There are only a handful of images of Confederate soldiers and officers with their slaves or camp servants. The famous tintype of Andrew and Silas Chandler is the most famous, but it is also one of the most unusual images. The photograph of the two was likely taken in August 1861 right around the time Andrew enlisted as a private in the Palo Alto Guards, which became Company F of the 44th Mississippi Infantry, Army of Tennessee.
Most photographs of master and slave show the former sitting with the slave standing behind and just slightly out of focus. Andrew and Silas sit side by side. Both occupy center stage. More importantly, both men are armed. Andrew wears a typical private’s jacket and holds a pinfire pistol while a revolver is nestled in his belt. Tucked into what appears to be Silas’s Short or Shell jacket is a pepperbox, which leaves his large left hand free to grip a rifle across his lap. To complete this unusual scene, both men wield large bowie knives in their right hands.
It is likely that the weapons are studio props. Continue reading “In the Studio With Andrew and Silas Chandler”
Thought I would end the work week with a little crowd-sourcing related to my Silas Chandler biography. Right now I am analyzing the journey from Virginia to northeast Mississippi that was made by Gilderoy “Roy” Chandler and Louisa Garner, along with fourteen slaves in 1839. One of those slaves was Silas. I am relying a great deal on secondary sources such as Joan Cashin’s A Family Venture: Men and Women on the Southern Frontier and Charles Sydnor’s helpful, but dated book, Slavery in Mississippi to fill in some of the unknowns. Continue reading “What a Slave Census Can Tell Us”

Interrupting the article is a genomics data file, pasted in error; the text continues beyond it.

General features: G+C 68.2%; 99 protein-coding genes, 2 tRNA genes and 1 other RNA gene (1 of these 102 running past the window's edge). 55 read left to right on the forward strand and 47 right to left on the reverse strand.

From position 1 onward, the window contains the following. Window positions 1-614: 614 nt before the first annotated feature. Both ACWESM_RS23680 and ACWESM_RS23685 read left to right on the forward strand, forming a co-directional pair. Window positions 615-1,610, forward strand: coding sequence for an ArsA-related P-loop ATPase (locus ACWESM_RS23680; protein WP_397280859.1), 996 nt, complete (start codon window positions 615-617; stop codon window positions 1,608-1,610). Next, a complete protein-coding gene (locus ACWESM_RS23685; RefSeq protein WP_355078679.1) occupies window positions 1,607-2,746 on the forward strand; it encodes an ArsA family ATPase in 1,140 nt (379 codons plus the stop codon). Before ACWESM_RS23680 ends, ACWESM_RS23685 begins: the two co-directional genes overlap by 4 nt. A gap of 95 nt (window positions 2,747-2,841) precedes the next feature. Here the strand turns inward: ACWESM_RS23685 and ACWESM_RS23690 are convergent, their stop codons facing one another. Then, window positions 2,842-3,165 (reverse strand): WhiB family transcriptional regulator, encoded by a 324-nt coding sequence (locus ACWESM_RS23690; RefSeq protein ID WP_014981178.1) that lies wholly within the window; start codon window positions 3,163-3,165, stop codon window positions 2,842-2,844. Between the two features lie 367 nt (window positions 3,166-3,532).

My knowledge of the Confederate army is confined mainly to the Army of Northern Virginia. As I sketch out my cultural biography of Silas Chandler, however, I am running into my limited understanding of the Army of Tennessee. Silas’s master, Andrew Chandler, served in Co. F of the 44th Mississippi Infantry up to the battle of Chickamauga in 1863. He then served Andrew’s brother in the 9th Mississippi Cavalry Regiment, which accompanied Jefferson Davis after he abandoned Richmond in April 1865. That’s another story.
Silas and Andrew were together for some of the major battles such as Shiloh in which the latter was taken prisoner and Chickamauga, where Andrew was wounded. According to stories Silas supposedly convinced a doctor in Atlanta not to amputate his owner’s leg and used coins stitched in his jacket to pay for passage for the two to return home to Mississippi. Continue reading “Getting to Know the Army of Tennessee”
Last month I shared a brief update concerning my book manuscript on the history and memory of Confederate camp servants and black Confederates. At the time I was weighing the strengths and weaknesses of different narrative forms. As it stood the narrative lacked focus not in the sense that the evidence was not organized, but that the lives and experiences of camp servants remained inaccessible to the reader. Readers meet a large number of camp servants/slaves during the war and in the postwar period, but they are almost all snippets of rich lives shared in passing by their owners and others. I want readers to be able to identify with an individual.
As I mentioned in that earlier post the one exception is Silas Chandler. Having experimented with different narrative approaches to highlighting his life and memory throughout the manuscript I decided to start over and write a cultural biography of Silas. This change is not something that I joyfully embraced so late in the process, especially because I have never written such a book, but I am beginning to see the benefits of doing so. Continue reading “A Cultural Biography of Silas Chandler”
While a big chunk of my manuscript on the history and memory of camp servants/black Confederates is either completed as a rough draft or in outline form, I am still playing with the structure of the overall narrative. As it stands each chapter begins with a vignette that captures the theme of the chapter and includes its main argument. This is standard fare. The first chapter begins with Confederate General Edward Porter Alexander’s purchase of a servant in 1862 while the third chapter starts off with a detailed description of a Confederate veterans reunion that included former camp servants. As it stands, they work pretty well, but it is lacking in one important way. Continue reading “Searching For Black Confederates in Narrative”